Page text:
Friday, February 17, 2012

Appreciation (42) …The sound of living by ECG

Appreciation (42) …The sound of living by ECG
Torrey Orton
Feb 17, 2011

I had an echocardiographic stress test today and turned out fine…which was nice and not unexpected by me. No clogged arteries to be found. The really nice bit was the sound of my heart at work, which struck me as something a musician would use to background a piece…examples of which you can find at "heart sounds music" in Google, I later discovered (not my heart of course!). I listened then to a bunch of normal heart sounds (Google 'heart sounds', without music) for teaching auscultation (look that up and wonder couldn't they have done better; there's no escape from our Latin heritage!) and none had the richness of that produced by the echocardiograph technology.

I could catch the different valves because they were separated out from each other by the at-rest examination …but best was that I heard myself in a wholly different way from my voice, gut bubbles, joint clicks and such. I was hearing my life pulsing away interminably without my willing it to do so as I must will my muscles to get me up in the morning or to pluck these keys in writing about it all. Gave 'persistence' a new depth.

In addition, I gained a sudden appreciation for my heart itself – just perking along in there without a break (except that one day when my sick sinus captured my attention 9 years ago)…wondering that there must be medical researchers trying to reproduce that muscle for other purposes – generating electricity, perchance??

I hadn't thought about my heart, except for moments seeing if I could catch the pacemaker defending me from an unpredictable burst of slow heart rate. "Burst" you may wonder at? Well the pacemaker's task - for those of us with loose organic electrics, the counter-intuitively named 'sick sinus' – is to pre-empt a dropped beat, failure to do which can lead to passing out and its aftermaths.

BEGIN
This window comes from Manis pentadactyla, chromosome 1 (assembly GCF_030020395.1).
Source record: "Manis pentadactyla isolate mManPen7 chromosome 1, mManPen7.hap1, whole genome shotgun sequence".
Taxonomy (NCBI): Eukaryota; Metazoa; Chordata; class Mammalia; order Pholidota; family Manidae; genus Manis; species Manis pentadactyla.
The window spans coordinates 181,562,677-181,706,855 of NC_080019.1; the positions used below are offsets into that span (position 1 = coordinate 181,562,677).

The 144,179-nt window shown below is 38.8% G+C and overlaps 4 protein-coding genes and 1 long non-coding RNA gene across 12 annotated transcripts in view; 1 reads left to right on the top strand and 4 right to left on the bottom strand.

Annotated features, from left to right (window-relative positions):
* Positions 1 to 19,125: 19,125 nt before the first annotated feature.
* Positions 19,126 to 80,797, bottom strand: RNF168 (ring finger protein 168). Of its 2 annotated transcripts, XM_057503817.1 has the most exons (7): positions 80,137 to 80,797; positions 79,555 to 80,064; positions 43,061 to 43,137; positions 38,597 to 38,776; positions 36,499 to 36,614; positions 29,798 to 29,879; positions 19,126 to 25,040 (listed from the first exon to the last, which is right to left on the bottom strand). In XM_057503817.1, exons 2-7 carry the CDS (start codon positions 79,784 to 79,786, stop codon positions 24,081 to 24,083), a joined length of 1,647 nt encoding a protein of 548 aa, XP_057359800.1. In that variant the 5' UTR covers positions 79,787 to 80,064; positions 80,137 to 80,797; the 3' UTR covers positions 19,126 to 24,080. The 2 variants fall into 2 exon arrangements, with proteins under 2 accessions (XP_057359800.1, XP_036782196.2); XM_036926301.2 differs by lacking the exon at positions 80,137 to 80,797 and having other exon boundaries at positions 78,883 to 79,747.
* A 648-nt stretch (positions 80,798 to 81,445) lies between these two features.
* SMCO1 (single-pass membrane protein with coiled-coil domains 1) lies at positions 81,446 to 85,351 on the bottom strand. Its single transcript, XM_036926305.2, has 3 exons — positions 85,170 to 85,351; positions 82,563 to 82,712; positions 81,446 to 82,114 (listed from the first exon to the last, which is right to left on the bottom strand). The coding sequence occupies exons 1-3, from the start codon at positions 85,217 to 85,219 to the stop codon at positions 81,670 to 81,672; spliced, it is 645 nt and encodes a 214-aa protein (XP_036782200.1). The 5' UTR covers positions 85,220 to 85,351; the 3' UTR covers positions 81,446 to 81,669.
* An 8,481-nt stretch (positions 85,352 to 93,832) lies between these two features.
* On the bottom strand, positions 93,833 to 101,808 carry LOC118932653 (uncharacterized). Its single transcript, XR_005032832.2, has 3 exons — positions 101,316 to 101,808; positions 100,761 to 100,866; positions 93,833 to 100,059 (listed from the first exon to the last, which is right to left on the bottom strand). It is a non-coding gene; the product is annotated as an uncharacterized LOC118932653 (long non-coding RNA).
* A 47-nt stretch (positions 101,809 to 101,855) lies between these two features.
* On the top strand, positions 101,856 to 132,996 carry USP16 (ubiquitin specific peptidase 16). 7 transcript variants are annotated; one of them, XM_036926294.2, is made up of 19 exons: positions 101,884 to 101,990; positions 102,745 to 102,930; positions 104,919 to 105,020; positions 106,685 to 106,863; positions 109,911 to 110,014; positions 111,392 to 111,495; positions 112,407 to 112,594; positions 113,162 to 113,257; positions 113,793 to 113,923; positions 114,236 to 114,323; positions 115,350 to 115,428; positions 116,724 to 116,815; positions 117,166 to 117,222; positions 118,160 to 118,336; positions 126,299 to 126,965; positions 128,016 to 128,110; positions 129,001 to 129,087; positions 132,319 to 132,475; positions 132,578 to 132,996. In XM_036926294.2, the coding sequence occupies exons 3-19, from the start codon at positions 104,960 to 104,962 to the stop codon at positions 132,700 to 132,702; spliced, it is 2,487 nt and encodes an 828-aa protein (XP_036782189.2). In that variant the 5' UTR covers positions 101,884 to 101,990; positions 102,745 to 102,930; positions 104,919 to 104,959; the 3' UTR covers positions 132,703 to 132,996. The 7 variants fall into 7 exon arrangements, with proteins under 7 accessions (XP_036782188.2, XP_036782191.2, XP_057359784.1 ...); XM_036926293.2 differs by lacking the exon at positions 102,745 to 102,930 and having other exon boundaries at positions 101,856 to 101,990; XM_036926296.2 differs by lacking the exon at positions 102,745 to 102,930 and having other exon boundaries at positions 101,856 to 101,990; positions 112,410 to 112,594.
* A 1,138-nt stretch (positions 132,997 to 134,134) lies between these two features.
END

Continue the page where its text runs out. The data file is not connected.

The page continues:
Actually running – that is walking faster and faster – on the treadmill was a challenge… couldn't get my pace and stride right. Very strange feel of walking slightly uphill out the window …ah, it was the lack of leg lift required to stay with its demands. Climbing a hill is climbing; running treadmill is milling. Two quite incompatible things. So I tired more quickly than I should have given that I'd done 3ks uphill with a 150 meter climb three days before the milling.

I think the milling movement is less integrated, less whole of body by comparison with climbing, which is done with the whole body in synch leaning slightly forward, selectively placing each step around rock and root protrusions …so balancing all the time, too. Climbing is as much arms and shoulders as it is legs. The ECG testers prompted me to do the wrong thing: not look at my feet, which is exactly what I do climbing for reasons of the roots and rocks above! They said I'd be likely to loose my balance. At least one of them may not have recently climbed a serious hill on an unpaved path.

The sounds of different livings.

No comments:

Post a Comment